Colombia cries Escalona

· Culture

escalona1The King of Vallenato, Rafael Escalona, passed away this week in Bogotá. He can be considered one of the most well-loved Colombians and his name is referred almost as legendary and part of the identity of a Latin American culture at the same level of what is Celia Cruz, Carlos Gardel and other figures of the artistic Latino world.

Vallenato, that Colombian music genre that conquered also countries like Venezuela, Mexico, Ecuador and even the States, have two names in history: the first one seems a figure of magic surrealism: Francisco el Hombre (or Francis the Man if you prefer a translation), considered the founder of Vallenato, without a real historical evidence of his existence. The second one is Rafael Escalona, which name is known by every single Colombian and Vallenato lover in Latin America.

He died last Wednesday 14th of May at the age of 81 in the cold capital, miles away from his original town of Patillal, where he was born on 27 of May of 1926 destined to fill the hearts of his countrymen with stories and dreams by his compositions. Patillal is in the Cesar State, the capital of Vallenato and no far from Aracataca, the hometown of writer Gabriel García Márquez and photographer Leo Matiz Espinoza.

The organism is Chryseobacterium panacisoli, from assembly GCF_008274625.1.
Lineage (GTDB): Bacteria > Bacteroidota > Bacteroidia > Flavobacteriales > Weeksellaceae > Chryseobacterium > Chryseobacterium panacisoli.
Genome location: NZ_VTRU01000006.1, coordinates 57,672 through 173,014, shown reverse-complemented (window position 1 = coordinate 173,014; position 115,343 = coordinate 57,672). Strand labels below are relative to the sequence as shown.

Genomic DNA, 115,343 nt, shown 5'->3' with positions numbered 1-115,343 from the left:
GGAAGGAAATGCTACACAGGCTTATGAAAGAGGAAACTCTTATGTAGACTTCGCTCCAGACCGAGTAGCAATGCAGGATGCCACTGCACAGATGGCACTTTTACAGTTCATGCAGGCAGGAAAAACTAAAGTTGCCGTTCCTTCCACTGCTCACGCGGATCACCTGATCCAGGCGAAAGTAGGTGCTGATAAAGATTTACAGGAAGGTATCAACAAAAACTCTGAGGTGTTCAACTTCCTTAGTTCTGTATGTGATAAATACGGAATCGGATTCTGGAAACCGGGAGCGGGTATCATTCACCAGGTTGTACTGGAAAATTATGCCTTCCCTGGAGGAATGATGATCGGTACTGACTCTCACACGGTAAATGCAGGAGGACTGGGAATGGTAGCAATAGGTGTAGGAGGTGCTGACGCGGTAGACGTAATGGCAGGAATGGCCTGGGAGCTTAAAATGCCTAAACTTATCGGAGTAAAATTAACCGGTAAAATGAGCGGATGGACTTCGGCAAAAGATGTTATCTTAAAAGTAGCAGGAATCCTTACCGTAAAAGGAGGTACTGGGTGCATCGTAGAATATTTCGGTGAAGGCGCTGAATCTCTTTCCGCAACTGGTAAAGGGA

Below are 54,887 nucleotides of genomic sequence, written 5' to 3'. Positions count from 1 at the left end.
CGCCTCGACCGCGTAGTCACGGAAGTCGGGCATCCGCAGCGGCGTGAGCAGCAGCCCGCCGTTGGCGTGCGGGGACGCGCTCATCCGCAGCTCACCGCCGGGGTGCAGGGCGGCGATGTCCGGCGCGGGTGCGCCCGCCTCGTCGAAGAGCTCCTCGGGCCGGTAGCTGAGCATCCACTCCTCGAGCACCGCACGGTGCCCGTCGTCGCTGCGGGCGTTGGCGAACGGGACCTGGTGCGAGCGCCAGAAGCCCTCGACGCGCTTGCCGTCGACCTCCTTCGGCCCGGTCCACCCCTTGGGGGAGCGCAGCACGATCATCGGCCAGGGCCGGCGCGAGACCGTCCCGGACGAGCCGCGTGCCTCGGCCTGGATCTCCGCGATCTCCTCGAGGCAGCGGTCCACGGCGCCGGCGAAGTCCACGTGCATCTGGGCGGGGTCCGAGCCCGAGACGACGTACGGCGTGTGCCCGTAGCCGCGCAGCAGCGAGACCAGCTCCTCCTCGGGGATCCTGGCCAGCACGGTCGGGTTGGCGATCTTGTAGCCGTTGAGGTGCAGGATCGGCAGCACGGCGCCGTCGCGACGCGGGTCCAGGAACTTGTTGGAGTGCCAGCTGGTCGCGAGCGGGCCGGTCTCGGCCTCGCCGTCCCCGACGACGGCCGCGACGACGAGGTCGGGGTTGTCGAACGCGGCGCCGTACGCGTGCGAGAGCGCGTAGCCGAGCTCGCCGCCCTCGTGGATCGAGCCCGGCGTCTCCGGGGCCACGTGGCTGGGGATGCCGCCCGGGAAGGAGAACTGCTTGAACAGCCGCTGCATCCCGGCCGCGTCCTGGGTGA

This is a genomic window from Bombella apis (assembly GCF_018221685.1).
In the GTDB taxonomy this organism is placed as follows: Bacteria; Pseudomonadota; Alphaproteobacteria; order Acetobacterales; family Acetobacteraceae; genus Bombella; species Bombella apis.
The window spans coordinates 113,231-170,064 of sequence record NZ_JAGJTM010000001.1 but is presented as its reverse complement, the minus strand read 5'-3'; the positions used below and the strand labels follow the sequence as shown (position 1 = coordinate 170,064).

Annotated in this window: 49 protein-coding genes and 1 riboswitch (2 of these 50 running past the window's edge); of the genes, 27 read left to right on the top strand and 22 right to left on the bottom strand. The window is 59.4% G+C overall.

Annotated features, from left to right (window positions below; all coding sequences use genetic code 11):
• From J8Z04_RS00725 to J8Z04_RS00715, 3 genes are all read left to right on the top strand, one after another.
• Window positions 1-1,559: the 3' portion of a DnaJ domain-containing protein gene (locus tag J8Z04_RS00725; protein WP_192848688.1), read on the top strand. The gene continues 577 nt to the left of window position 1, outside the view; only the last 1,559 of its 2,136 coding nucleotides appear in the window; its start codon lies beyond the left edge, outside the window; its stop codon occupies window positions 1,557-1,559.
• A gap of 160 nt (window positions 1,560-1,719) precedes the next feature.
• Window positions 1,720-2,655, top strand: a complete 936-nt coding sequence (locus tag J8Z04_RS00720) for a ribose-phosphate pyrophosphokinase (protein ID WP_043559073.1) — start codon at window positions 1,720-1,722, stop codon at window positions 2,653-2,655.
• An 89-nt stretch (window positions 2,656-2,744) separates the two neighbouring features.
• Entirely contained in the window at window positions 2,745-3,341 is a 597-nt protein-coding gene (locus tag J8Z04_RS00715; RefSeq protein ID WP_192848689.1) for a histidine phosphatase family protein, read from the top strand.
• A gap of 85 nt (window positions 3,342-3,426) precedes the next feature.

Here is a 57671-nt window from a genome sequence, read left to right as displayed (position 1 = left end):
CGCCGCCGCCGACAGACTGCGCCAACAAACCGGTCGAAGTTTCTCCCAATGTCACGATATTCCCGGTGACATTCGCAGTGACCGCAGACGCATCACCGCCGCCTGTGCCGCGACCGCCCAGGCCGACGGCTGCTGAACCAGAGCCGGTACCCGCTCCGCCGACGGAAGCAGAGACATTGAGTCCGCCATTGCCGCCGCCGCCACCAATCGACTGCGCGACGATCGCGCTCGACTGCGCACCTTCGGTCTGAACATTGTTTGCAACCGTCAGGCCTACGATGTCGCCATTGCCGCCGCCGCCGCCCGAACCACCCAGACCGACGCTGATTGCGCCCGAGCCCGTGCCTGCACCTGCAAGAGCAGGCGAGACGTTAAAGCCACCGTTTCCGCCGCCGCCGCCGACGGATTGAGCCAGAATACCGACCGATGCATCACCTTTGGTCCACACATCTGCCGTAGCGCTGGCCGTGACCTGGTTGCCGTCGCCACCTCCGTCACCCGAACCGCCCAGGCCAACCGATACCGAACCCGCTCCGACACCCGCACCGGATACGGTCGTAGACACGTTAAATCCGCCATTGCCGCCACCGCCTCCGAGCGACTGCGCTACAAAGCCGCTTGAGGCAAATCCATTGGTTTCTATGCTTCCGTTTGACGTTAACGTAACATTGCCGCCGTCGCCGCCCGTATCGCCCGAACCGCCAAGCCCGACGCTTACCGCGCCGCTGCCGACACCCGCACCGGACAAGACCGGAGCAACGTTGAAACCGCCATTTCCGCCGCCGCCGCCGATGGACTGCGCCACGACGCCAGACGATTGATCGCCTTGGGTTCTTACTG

Escalona was already weak of health since the end of 2008. He was hospitalized in different moments, while the national press followed his conditions. A man used to national and international recognitions, Escalona enjoyed the appreciation of many friends and admirers that remember the letters of the songs he wrote and that were played by artists like Carlos Vives.

“Oyeme morenita te vas a quedar muy sola, porque ayer dijo el radio que abrieron el liceo; como es estudiante ya se va Escalona, pero de recuerdo te deja un paseo…”

These are the words of one of his most popular songs and most Colombians know them very well. Translate it is like trying to translate a poem of El Cid. The songs are also a part of his own biography, but a level of universalism that identified the Latin American elements in the daily life, transcendental philosophy and hopes.

The last intern of Escalona to the hospital endured only a week. Last Wednesday his heart, full of those unforgettable notes of music, stopped forever to enter in the history of Colombia and Latin America.

Escalona was also a friend of Gabriel García Márquez and the proof is that he is mentioned in One Hundred Years of Solitude.

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